Vietnam Music Monday: “Wooden Ships”

Wooden Ships

“Wooden Ships” appeared on Crosby, Stills & Nash’s self titled debut album released in 1969. (Newseum collection)

Music played an important cultural role during the Vietnam War, representing the rebellious views of a young generation and the traditional values of an older, so-called “silent majority.” The Newseum selected 40 songs released between 1963 and 1973 that typified the music of the Vietnam era. The songs captured the emotions of people for and against the war and reflected the mood of an increasingly diverse country amid dramatic social and political change.

The 40 songs, part of the Newseum’s “Reporting Vietnam” exhibit, are a fraction of the hundreds of recordings that dealt with the war and civil disobedience. Each week, one song from the playlist will be featured. We encourage you to add your favorite songs of the era to the comment section!

Wooden Ships (1969)

Recorded by Crosby, Stills & Nash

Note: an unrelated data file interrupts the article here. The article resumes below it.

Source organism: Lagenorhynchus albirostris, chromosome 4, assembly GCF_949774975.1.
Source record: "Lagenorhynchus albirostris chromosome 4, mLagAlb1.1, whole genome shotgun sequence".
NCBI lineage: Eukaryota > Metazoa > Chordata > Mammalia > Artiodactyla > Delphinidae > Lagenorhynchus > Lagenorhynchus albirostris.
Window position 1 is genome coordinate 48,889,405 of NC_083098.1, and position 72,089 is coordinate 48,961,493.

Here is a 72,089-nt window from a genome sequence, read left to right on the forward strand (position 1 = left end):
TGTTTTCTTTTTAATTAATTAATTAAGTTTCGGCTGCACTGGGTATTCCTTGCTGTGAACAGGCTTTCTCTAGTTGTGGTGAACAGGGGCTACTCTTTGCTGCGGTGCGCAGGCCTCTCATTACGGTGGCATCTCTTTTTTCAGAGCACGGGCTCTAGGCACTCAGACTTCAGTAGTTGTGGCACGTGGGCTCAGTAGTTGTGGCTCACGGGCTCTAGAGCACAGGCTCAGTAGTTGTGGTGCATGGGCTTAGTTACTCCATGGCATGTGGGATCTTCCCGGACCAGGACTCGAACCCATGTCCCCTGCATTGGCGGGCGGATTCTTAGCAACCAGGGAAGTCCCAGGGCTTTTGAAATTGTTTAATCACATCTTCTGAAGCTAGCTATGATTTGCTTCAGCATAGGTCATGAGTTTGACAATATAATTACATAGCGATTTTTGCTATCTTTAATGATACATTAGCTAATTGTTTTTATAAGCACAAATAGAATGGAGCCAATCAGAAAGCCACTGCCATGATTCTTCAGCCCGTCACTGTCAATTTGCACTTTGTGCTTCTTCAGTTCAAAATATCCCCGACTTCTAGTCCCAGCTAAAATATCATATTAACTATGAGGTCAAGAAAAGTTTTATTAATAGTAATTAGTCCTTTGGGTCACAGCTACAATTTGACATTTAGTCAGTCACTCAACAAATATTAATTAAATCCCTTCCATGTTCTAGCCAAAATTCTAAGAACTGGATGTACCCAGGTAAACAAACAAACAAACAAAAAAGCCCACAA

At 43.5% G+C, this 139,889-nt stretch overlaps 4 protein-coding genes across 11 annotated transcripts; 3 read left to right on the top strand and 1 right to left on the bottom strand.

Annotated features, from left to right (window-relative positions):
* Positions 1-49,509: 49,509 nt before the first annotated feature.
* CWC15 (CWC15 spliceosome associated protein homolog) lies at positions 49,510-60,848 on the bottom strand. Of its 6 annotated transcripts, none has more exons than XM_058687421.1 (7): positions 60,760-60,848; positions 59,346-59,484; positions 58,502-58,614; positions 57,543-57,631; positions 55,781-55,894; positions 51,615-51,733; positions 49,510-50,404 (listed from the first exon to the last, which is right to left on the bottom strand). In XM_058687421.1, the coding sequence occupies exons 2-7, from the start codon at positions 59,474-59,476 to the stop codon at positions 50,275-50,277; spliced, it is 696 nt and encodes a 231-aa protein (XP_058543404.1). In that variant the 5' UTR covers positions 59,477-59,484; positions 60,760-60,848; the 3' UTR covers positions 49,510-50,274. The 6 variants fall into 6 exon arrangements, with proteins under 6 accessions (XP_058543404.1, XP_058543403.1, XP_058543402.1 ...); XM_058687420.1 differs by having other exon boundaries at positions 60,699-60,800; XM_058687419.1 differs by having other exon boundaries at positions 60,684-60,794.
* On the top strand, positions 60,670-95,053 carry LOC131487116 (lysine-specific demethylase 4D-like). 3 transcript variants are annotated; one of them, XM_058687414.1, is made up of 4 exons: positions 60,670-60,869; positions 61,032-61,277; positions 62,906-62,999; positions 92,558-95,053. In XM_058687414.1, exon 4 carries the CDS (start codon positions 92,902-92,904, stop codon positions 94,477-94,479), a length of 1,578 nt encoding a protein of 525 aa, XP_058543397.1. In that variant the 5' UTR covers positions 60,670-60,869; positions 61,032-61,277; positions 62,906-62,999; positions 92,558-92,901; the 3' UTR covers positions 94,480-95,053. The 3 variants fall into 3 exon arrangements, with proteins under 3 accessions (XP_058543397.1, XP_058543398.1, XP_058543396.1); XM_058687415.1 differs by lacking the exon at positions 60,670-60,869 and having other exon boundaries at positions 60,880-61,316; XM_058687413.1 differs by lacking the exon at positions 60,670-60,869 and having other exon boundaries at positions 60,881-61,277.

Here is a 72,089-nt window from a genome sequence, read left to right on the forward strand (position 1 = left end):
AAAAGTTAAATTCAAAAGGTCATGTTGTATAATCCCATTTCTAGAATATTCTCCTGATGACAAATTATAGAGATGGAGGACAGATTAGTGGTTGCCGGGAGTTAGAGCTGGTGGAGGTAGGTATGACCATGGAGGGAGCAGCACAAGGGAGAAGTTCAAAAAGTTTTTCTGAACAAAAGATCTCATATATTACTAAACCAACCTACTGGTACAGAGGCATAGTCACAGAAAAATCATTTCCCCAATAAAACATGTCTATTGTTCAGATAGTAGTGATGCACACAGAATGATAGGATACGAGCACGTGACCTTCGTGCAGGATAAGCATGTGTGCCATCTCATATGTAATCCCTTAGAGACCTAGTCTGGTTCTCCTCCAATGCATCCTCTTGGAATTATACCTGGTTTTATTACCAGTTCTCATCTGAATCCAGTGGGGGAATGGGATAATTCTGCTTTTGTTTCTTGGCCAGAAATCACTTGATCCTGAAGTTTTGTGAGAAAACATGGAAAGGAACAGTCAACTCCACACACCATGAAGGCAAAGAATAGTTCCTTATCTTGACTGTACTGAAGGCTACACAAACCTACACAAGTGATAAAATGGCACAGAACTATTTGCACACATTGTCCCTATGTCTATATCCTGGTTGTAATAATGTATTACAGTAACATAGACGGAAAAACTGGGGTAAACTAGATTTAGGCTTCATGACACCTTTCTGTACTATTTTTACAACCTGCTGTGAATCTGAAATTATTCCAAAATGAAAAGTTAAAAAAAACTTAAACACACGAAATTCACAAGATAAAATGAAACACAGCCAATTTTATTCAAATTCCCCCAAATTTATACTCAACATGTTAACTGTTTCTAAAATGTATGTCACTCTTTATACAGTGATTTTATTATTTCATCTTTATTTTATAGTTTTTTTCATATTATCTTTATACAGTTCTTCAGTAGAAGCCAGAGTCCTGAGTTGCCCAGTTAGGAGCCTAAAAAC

Crosby, Stills & Nash were a folk-rock band best known for their multipart harmonies. “Wooden Ships” described a post-apocalyptic world after a nuclear war and the struggle for survival. The song appeared on the group’s debut album, and Jefferson Airplane also recorded the song for their “Volunteers” album. Both groups performed the song at the Woodstock Music Festival in 1969.


I can see by your coat, my friend
You’re from the other side
There’s just one thing I got to know
Can you tell me please, who won?

Purchase “Wooden Ships” on Amazon or iTunes.

“Reporting Vietnam,” a new exhibit that marks the 50th anniversary of the start of America’s first televised war, explores the dramatic stories of how journalists brought news about the war to a divided nation.

CBS News

Contributing support for the “Reporting Vietnam” exhibit is provided by CBS Corporation, in memory of CBS News correspondent Bob Simon.

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